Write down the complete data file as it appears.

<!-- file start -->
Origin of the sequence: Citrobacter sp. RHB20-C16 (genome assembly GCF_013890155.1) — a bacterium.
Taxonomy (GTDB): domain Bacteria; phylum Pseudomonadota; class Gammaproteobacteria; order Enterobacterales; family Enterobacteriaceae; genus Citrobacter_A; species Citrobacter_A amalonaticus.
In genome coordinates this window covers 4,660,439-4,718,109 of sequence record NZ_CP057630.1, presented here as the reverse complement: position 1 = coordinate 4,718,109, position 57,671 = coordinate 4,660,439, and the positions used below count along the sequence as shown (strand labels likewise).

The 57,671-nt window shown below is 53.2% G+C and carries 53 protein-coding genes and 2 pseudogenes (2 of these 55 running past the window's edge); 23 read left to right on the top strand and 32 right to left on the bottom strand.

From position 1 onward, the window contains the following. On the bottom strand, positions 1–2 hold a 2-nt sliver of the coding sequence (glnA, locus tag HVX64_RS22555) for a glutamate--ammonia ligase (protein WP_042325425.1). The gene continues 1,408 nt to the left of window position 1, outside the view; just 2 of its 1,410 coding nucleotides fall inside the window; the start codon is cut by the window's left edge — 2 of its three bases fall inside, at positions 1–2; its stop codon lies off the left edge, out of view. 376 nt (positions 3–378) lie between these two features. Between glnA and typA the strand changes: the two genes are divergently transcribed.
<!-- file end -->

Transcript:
Origin of the sequence: Citrobacter sp. RHB20-C16 (genome assembly GCF_013890155.1) — a bacterium.
Taxonomy (GTDB): domain Bacteria; phylum Pseudomonadota; class Gammaproteobacteria; order Enterobacterales; family Enterobacteriaceae; genus Citrobacter_A; species Citrobacter_A amalonaticus.
In genome coordinates this window covers 4,660,439-4,718,109 of sequence record NZ_CP057630.1, presented here as the reverse complement: position 1 = coordinate 4,718,109, position 57,671 = coordinate 4,660,439, and the positions used below count along the sequence as shown (strand labels likewise).

The 57,671-nt window shown below is 53.2% G+C and carries 53 protein-coding genes and 2 pseudogenes (2 of these 55 running past the window's edge); 23 read left to right on the top strand and 32 right to left on the bottom strand.

From position 1 onward, the window contains the following. On the bottom strand, positions 1–2 hold a 2-nt sliver of the coding sequence (glnA, locus tag HVX64_RS22555) for a glutamate--ammonia ligase (protein WP_042325425.1). The gene continues 1,408 nt to the left of window position 1, outside the view; just 2 of its 1,410 coding nucleotides fall inside the window; the start codon is cut by the window's left edge — 2 of its three bases fall inside, at positions 1–2; its stop codon lies off the left edge, out of view. 376 nt (positions 3–378) lie between these two features. Between glnA and typA the strand changes: the two genes are divergently transcribed.